The advertising jargon printed on Jia Duo Bao Herbal Tea’s six-pack plastic wrapping reads, “Keep Heatiness Away, Drink Jia Duo Bao.”
My last T Ching post briefly mentioned internal heat. Is heatiness the more accurate translation? Heat, though ambiguous, seems the most preferred term. Hard to believe that Traditional Chinese Medicine (TCM) nomenclature in English has not been fully standardized.
A canned beverage, Jia Duo Bao was re-branded in 2012 from Wong Lo Kat, the popular Chinese tisane blended by farmer-turned-TCM practitioner Chat Bong Wong (1813 — 1883). Mr. Wong’s venture prospered as his concoction delighted emperors and was said to have restored the health of Zexu Lin (1785 – 1850) – a most prominent figure in the obliteration of the opium trade. In addition to teashop operations, Mr. Wong’s oldest son mass-distributed the drink in paper bags. (Perhaps a tea museum in China has this 19th century packaging artifact in its collection?) In later years the enterprise experienced change of dynasties, a world war, political turmoil, nationalization then privatization, overseas expansion, maybe mergers and acquisitions too. The trade secret recipe, as stated by Mr. Wong’s fifth-generation descendant, Ms. Jian Yi Wong, in this commercial, is now under the guardianship of JDB Beverage Co., Ltd.
Jia Duo Bao Herbal Tea’s notable ingredients include Chinese licorice, mesona, Japanese honeysuckle, heal all, white frangipani, and chrysanthemum, with mesona and Chinese licorice producing the dominant flavors. This refreshing drink reminds me of grass jelly and a TCM dessert named guilinggao. Anyone who has savored one of the three will know how the other two taste. Mr. Wong is deemed the father of Chinese tisane as his ingenuity and perseverance created a brew tested by time, favored by generations.
Prior to researching for this post, I had not heard of Jia Duo Bao Herbal Tea, not sure what the reasons were. I thought it would take me some time to find JDB products at the neighborhood Asian supermarket. Surprisingly, boxes of Jia Duo Bao Herbal Tea were piled high facing the store entrance, impossible for me to miss.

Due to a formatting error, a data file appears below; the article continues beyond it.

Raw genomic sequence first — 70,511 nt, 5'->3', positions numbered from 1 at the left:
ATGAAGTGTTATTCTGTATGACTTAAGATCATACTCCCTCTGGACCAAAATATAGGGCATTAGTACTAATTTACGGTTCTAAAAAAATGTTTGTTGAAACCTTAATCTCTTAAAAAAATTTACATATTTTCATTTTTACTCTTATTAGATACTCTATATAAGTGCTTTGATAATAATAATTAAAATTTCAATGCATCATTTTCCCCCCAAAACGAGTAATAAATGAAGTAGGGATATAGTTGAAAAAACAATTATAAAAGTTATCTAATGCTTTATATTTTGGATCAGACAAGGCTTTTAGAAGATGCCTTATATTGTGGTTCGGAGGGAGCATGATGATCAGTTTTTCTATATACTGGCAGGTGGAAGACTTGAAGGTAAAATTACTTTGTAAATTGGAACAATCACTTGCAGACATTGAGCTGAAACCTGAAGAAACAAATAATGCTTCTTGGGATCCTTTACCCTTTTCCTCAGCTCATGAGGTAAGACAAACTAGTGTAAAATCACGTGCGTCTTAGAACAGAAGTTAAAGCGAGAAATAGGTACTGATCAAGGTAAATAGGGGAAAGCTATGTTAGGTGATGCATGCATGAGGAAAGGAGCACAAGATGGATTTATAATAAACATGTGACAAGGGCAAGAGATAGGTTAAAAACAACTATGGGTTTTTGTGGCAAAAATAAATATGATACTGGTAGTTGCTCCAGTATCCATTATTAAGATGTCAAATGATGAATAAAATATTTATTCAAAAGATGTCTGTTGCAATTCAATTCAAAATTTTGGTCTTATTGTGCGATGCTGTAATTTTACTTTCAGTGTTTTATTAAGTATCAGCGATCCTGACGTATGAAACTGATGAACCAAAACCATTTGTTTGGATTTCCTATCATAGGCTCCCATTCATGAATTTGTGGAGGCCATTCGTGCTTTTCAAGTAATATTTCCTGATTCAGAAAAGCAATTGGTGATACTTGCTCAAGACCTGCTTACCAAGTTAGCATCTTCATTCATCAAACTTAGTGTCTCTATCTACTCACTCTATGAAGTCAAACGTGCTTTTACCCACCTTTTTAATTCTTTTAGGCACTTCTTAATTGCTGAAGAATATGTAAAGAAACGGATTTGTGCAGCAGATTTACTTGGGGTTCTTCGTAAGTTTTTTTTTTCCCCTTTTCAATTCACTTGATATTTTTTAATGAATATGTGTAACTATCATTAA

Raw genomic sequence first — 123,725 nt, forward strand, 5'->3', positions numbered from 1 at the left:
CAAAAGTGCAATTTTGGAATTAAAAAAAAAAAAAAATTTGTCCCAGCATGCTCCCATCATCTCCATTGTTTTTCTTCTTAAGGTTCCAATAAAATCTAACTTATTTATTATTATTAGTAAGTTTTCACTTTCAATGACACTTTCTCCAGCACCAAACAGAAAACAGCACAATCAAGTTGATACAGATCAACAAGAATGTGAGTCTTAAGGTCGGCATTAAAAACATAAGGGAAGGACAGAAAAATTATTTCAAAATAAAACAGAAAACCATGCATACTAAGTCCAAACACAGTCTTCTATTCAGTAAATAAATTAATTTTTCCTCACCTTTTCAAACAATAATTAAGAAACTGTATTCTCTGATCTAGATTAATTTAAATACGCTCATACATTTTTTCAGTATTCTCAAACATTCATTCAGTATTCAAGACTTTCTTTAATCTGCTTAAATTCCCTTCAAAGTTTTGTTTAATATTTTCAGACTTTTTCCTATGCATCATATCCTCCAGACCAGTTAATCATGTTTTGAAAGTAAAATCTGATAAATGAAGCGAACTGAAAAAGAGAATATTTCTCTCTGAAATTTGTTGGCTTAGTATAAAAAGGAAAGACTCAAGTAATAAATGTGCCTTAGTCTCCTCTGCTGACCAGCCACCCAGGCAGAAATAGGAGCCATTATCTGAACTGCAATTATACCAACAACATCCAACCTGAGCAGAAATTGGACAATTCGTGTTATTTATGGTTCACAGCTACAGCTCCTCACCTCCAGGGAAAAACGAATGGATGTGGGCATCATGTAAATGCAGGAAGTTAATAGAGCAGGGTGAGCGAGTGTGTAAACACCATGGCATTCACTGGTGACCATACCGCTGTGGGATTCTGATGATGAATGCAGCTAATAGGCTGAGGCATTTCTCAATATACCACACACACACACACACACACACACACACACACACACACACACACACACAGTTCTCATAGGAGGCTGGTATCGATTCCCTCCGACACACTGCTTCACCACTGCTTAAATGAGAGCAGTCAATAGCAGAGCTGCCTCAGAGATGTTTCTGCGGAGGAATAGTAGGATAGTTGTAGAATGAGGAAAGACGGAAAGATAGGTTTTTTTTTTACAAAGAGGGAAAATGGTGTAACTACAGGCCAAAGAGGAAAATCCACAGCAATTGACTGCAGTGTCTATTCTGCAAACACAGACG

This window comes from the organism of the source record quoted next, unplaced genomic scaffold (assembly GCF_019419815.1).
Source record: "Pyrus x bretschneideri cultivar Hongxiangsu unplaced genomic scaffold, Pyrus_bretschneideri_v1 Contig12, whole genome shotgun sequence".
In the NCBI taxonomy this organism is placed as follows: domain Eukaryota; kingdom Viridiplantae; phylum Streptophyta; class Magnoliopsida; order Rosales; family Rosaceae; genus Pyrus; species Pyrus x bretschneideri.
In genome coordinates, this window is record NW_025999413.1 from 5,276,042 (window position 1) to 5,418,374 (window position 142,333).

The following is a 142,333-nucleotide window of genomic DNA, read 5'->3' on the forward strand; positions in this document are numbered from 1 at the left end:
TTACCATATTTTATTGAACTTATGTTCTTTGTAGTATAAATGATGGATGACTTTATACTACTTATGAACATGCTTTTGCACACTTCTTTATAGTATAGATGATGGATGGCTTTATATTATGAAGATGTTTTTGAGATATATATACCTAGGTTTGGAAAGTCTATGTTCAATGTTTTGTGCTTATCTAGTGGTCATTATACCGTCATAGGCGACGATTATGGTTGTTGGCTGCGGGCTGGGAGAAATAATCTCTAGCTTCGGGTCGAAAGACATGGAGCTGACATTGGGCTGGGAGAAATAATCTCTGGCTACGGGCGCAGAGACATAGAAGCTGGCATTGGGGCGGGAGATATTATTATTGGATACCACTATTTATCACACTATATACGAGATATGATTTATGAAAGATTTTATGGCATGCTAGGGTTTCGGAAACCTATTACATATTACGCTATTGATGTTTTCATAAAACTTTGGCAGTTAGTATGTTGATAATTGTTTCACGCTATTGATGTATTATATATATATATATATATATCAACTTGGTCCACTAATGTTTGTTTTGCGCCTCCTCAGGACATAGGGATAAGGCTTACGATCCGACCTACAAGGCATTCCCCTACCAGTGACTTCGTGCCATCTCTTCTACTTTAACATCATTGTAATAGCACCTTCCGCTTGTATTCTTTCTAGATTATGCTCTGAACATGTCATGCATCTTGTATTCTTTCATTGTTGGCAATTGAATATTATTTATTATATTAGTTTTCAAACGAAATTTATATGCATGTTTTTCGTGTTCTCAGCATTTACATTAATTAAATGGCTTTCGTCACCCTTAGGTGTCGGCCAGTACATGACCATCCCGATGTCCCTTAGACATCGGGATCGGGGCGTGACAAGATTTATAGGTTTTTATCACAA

I’m confused. Is this the consistency of jello or is it actually a liquid? I’ll be sure to look for it at the Asian market in Portland when I’m there next. Very interesting. Obviously it hasn’t made it to the U.S. consumer but I’m ready to give this ancient herbal tea a try.
I should have clarified in my post. The second photo shows all 3 products (from left to right): Guilinggao, grass jelly drink, Jia Duo Bao Herbal Tea.
Jia Duo Bao Herbal Tea is purely liquid. Guilinggao is herbal jelly and packaged in cups.
Not sure if the manufacturer has done scientific study on this product.
Now I get it. Thanks for the clarification. My bad.
From what I understand, from basic discussions with my Chinese friends is that the reference to heat is in your body.
Like an equilibriam, it is not good to be hot or cold. Which also lends itself to eating habits, such as avoiding hot pot dinners in the summer and enjoying watermelon after eating “hot” dishes.
I found this wikipedia post that goes into more detail, and it is pretty interesting to read all the foods that make you hot or cold. You will also see on the list that green tea is a cooling tea :)
Thanks for the info.
I have read a few more articles on the American Journal of Chinese Medicine website (http://www.worldscientific.com/worldscinet/ajcm). TCM is another complex subject. There doesn’t seem to be a well-compiled glossary on the Internet.
I think these herbal tea has a collective name, the “cool tea”, to cool down the heat in the body to achieve equilibrium. People in Hong Kong would drink it in the summer months as a everyday drink.
Thanks Jessica for the clarification. Equilibrium seems an essential concept in TCM.